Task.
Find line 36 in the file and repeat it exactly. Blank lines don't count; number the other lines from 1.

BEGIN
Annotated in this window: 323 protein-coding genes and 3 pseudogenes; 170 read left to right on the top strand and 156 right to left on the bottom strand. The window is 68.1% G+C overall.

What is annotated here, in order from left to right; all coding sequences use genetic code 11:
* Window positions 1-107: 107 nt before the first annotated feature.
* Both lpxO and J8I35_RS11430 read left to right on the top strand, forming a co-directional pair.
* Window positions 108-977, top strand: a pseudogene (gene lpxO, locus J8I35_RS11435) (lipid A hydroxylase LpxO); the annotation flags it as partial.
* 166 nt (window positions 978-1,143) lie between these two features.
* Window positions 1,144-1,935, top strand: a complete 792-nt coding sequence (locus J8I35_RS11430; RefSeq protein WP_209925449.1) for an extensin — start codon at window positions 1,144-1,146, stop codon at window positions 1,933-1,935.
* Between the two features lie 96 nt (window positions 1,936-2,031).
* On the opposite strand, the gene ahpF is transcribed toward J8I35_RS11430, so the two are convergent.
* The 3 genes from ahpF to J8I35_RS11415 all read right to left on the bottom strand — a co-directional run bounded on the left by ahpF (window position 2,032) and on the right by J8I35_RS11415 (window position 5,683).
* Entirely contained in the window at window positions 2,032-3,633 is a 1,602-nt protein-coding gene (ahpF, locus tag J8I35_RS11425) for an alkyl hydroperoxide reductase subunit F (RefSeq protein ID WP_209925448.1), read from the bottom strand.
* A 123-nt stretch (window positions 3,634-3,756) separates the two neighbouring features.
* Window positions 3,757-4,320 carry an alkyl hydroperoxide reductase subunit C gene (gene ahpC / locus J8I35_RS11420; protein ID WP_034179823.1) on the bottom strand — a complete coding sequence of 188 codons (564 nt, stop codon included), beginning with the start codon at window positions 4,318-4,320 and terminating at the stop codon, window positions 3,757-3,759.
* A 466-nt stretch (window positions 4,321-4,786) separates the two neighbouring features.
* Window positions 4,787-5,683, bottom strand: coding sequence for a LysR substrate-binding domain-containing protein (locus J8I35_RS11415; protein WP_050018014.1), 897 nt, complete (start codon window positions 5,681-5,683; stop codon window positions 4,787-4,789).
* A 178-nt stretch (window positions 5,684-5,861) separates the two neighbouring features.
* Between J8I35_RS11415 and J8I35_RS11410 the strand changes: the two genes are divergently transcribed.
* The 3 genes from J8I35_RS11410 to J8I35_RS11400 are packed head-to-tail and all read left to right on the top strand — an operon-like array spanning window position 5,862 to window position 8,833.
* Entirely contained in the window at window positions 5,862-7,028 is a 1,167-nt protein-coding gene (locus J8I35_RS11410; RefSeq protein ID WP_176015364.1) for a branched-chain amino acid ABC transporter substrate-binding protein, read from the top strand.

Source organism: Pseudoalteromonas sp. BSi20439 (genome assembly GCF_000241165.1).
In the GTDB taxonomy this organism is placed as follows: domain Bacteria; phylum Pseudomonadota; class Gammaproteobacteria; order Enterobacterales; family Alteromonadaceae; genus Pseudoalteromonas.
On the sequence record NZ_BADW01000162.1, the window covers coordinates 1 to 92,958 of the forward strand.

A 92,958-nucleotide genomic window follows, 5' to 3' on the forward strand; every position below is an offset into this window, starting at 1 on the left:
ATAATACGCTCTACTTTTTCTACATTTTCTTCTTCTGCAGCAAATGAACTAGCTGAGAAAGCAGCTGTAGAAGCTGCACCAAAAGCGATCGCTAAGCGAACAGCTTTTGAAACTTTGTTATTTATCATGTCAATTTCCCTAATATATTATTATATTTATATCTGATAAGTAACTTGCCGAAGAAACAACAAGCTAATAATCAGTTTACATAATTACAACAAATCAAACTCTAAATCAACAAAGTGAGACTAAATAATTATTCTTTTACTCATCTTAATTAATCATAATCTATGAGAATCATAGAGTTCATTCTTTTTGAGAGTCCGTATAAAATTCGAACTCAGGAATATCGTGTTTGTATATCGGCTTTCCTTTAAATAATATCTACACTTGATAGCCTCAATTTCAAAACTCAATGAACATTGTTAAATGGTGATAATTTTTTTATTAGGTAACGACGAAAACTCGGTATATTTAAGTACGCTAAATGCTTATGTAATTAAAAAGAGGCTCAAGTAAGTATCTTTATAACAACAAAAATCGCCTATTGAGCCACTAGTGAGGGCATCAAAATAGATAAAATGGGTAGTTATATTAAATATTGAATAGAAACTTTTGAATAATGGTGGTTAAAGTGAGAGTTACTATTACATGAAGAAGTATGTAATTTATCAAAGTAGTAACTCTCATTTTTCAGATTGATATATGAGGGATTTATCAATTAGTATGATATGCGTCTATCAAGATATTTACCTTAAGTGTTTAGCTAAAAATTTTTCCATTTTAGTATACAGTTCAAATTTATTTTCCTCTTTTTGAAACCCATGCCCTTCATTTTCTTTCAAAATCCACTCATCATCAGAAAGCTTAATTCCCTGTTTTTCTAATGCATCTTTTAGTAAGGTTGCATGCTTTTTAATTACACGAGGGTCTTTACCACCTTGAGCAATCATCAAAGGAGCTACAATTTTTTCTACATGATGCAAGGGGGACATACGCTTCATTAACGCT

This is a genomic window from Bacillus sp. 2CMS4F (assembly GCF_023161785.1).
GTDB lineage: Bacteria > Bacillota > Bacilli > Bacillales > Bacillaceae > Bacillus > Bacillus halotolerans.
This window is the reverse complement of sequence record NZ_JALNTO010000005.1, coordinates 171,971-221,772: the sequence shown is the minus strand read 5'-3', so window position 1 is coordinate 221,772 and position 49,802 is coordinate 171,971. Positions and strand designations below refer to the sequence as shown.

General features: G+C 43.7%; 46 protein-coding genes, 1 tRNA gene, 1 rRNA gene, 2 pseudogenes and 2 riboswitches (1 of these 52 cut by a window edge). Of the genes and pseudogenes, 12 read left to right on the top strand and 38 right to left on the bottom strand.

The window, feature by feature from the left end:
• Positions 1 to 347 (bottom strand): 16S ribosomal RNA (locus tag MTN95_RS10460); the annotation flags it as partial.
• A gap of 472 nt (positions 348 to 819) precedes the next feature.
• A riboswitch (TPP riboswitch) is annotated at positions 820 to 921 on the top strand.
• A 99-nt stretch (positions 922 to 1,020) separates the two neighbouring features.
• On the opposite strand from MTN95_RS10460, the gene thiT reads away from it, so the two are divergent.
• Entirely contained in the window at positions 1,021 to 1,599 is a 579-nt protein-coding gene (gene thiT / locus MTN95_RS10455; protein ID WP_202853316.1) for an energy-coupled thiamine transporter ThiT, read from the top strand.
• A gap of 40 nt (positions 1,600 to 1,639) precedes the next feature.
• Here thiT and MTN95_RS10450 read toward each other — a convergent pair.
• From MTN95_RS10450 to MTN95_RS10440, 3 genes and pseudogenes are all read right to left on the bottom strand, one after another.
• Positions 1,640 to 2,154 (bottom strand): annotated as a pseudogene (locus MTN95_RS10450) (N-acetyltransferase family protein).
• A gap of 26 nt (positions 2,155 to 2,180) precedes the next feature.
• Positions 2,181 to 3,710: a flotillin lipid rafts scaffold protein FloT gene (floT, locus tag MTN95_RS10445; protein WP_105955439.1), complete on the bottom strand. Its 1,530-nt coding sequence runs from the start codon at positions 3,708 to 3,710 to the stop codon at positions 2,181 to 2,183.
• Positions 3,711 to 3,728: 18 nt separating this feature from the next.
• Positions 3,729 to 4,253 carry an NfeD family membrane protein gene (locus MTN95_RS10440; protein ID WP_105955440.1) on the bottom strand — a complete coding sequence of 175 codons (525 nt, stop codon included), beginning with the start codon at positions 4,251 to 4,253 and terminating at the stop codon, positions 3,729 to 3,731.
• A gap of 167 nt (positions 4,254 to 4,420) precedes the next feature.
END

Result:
• A gap of 40 nt (positions 1,600 to 1,639) precedes the next feature.